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Lee DeWyze: "One of the Hardest Things About Winning American Idol Is Winning American Idol"

"One of the hardest things about winning American Idol is winning American Idol," says Lee DeWyze, the 27-year-old singer-songwriter from Illinois who was crowned winner of Idol's season nine back in 2010.

"There's this perception that if you come from American Idol, in some cases, you can't possibly be a writer, you weren't a singer before you were on the show... That can be rough, especially when you're trying to make a name for yourself doing what it is you love."

Over the past twenty years or so, we've witnessed reality TV devour many an innocent (or not so innocent) soul. It's no surprise when we hear about an artist struggling, often unsuccessfully, to come into his own once the smoke has cleared and the attention deficit-affected masses have moved on. Despite shows like Celebrity Rehab, where the price of fame is made all too visceral, we tend to forget that these are in fact real people, with real lives beyond the producers, beyond the editing room.

See also: Indigo Girls' Emily Saliers Talks Fracking and Miley Cyrus

That's why it's refreshing when an artist you may or may not have let slip from your memory, in the wake of the millions of other things on the screen, speaks up and reminds us he's in fact a human, and he plans to stick around a while. In the case of DeWyze, escaping the Idol box is still a battle, but his positivity, passion, and crazy work ethic have definitely pushed him to new places.

Before American Idol, DeWyze had a modest solo career performing as the Lee DeWyze Band, but his music career didn't support him like it does now.

"[Music] was my passion, but I had to kinda fit it in with my other jobs," he says of his pre-Idol days. "I always worked. It wasn't like I just sat around the couch and said, 'Yeah, I think I'll play the guitar today.' I always worked and lived on my own, and I was pretty young ... Being able to say that this is what I do, it's still like, you know, sometimes I pinch myself."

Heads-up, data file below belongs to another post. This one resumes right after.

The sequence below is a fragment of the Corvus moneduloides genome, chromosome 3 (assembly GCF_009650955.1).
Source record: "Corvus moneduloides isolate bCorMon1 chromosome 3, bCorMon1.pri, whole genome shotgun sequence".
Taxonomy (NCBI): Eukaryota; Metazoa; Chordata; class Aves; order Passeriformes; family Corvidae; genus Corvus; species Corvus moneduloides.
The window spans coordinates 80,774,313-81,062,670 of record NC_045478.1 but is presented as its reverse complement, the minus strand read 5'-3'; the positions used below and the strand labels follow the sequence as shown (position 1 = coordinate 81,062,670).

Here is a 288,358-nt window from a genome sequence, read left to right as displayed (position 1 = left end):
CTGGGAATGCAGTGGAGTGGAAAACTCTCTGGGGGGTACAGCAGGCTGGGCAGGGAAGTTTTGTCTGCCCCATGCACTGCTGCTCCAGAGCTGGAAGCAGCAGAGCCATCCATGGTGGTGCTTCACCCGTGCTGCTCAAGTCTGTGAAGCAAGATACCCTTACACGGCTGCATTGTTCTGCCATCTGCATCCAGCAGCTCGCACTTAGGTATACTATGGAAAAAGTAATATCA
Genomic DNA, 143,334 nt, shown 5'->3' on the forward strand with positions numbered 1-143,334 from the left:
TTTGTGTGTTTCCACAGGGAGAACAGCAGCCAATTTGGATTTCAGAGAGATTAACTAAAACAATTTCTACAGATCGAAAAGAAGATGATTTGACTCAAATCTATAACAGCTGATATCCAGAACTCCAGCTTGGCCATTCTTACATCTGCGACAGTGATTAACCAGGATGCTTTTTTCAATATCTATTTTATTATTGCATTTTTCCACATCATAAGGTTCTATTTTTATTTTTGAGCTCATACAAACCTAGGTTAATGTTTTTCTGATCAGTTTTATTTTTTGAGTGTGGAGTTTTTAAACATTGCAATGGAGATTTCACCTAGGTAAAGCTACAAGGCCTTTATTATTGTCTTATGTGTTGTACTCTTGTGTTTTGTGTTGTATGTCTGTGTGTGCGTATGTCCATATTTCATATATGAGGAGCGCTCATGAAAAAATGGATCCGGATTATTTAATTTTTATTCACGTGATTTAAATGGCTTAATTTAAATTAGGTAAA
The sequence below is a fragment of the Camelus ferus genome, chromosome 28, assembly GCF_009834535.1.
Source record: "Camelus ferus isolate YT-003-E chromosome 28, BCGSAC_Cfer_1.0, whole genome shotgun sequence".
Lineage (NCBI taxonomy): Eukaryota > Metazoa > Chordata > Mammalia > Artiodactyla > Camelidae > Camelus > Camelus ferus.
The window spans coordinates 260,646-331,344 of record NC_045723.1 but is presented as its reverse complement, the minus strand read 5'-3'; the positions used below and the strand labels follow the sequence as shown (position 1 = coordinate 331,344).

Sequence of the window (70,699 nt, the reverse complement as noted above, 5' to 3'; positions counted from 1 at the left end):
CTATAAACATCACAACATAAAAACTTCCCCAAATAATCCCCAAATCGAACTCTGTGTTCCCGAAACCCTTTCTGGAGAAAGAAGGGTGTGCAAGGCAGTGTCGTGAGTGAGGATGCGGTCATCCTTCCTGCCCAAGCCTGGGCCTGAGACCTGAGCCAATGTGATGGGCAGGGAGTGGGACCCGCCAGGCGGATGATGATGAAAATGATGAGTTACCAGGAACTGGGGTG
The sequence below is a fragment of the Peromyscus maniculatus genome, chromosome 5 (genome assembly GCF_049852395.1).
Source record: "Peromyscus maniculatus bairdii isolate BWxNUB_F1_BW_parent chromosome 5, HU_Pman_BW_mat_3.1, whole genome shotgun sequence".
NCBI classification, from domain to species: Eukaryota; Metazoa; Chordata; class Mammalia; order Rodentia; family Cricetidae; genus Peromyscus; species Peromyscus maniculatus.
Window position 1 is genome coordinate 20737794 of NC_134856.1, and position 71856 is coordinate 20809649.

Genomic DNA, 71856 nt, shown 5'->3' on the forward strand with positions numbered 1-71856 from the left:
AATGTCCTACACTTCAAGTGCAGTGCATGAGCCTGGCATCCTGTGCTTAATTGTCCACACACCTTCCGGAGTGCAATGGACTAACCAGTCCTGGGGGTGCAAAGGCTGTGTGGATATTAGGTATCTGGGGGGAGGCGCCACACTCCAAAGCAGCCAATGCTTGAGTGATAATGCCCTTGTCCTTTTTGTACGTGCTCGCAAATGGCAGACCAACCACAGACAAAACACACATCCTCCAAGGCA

As a kid, he wanted to be a fireman, or join the military. It wasn't until he was 14 or 15 that he first picked up a guitar and realized what he really wanted to do. "I fell in love with music," he says.

Scaling fences to sneak into Dave Matthews concerts and getting expelled from high school for fighting, DeWyze was somewhat of a rambunctious youth, but he always stayed focused on the music. Today, he cites judgmental people as one of his biggest pet-peeves, and insists that his latest album, Frames, is his proudest achievement yet.

"Exposing people to the new music will really show people who that guy was up there," he says. "I've spent like two months in the studio on lockdown, overnights, no sleep, just writing and recording and playing all sort of instruments. To finally have it in my hands, you know, this is what I've been working so hard for." For DeWyze, Frames is the album that marks the start of a full career making the music he's always wanted to make.

Winning American Idol has had its ups and downs for DeWyze, but at the end of the day, he remains "first and foremost, appreciative and grateful for the show" and what it's allowed him to do with his career. He also credits Idol with allowing him to find his wife.

"Sometimes I feel like I've experienced 20 different lives," he tells us reflecting on the entire experience. "I've had a crazy kinda life -- I'm only 27, so. It's just kinda broadened my horizons. It's just one of those things I think has carried through to my music."

Lauderdale Live with Lee DeWyze, Indigo Girls, Lyle Lovett, and more. December 6 to 8 at Fort Lauderdale downtown waterfront. Visit lauderdalelivemusic.com.

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